I was on a plane the other day. It was the end of a hard week and I just wanted to switch off and get home.  The guy next to me wanted to get home too I’m sure, but he certainly didn’t want to switch off! We started to chat, me grudgingly, he happily. It turned out to be one of the best conversations I have ever had with someone about work, health and safety and it went something like this.

I asked him what he did and he said he worked as a Construction Manager doing the “real” work on-site. He asked me what I did and I told him that I worked for myself helping businesses develop and implement work, health and safety systems as well as quality and environmental systems. He looked at me like I was a complete tosser. I don’t like feeling like a tosser so I decided to focus on him.

So I asked Joe what he thought made a good safety person. He was down to earth and direct in his response, which I like. He said it was the people who get off their backsides and out of the office to talk to the blokes doing the job, to listen to them.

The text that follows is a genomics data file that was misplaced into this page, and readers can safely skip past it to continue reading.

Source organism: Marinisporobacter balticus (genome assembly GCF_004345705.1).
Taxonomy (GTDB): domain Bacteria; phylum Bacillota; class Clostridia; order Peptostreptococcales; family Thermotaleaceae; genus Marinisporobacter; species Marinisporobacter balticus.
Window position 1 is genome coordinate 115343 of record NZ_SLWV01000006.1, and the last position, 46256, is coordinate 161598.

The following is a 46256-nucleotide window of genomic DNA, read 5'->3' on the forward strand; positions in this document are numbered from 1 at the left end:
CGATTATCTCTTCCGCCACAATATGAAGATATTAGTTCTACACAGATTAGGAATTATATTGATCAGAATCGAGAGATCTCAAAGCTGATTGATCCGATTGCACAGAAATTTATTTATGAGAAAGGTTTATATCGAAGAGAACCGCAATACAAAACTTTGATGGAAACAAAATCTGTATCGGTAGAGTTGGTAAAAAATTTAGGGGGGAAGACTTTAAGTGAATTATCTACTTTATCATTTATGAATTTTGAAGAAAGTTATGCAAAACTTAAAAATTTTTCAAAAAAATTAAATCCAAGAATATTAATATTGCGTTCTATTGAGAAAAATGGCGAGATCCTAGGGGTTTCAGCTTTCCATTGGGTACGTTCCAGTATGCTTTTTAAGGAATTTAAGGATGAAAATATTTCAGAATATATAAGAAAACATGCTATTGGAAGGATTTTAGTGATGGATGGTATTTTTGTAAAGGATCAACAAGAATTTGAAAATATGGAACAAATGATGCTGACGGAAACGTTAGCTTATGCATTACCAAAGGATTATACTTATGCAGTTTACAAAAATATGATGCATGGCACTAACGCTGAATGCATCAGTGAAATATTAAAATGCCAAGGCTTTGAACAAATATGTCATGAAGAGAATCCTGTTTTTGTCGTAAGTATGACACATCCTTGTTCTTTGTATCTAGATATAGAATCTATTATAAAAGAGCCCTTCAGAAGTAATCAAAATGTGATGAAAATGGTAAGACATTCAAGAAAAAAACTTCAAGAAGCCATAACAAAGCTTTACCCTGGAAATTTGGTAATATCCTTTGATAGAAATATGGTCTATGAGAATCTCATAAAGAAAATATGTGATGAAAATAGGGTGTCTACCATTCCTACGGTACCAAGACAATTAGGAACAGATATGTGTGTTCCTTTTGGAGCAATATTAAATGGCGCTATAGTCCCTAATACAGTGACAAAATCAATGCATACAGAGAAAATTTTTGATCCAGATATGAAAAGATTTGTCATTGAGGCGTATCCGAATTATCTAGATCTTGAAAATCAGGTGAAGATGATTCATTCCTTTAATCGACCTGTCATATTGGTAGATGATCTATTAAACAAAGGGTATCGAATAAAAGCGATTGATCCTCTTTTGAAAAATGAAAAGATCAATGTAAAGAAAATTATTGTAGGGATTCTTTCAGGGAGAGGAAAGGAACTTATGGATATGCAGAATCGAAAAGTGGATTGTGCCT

The safety people who didn’t do this weren’t really doing their jobs. They were the tossers in the office. Joe said they didn’t know what happened in the real world, they actually believed that everyone read their SWMS and procedures, and all they cared about was whether someone had completed a bit of paperwork. As though that proved something. As far as Joe was concerned the only thing that completed paperwork proved was that someone was literate, and sometimes not even that!

But he did know a good safety guy. He spends most of the day outside with the blokes. He understands their jobs and he understands their problems because he is out there doing it and he is truly interested in what is going on. He doesn’t focus on the paperwork, he focuses on what is actually happening and how to do it safely. Joe said “Don’t get me wrong, if he sees someone doing something dangerous he tells them so. But then he works out why they were doing it that way and works with them to change it.”

Joe felt that the tossers in the office didn’t really give a damn about the safety of the blokes, they didn’t live in the real world, they didn’t know things, because they didn’t observe and they didn’t ask how things are done, they just told people what to do.

It was a great conversation. What Joe was saying was obvious yet enlightening at the same time. I wished I could bottle up his thoughts and pass them around. We need more Joe’s.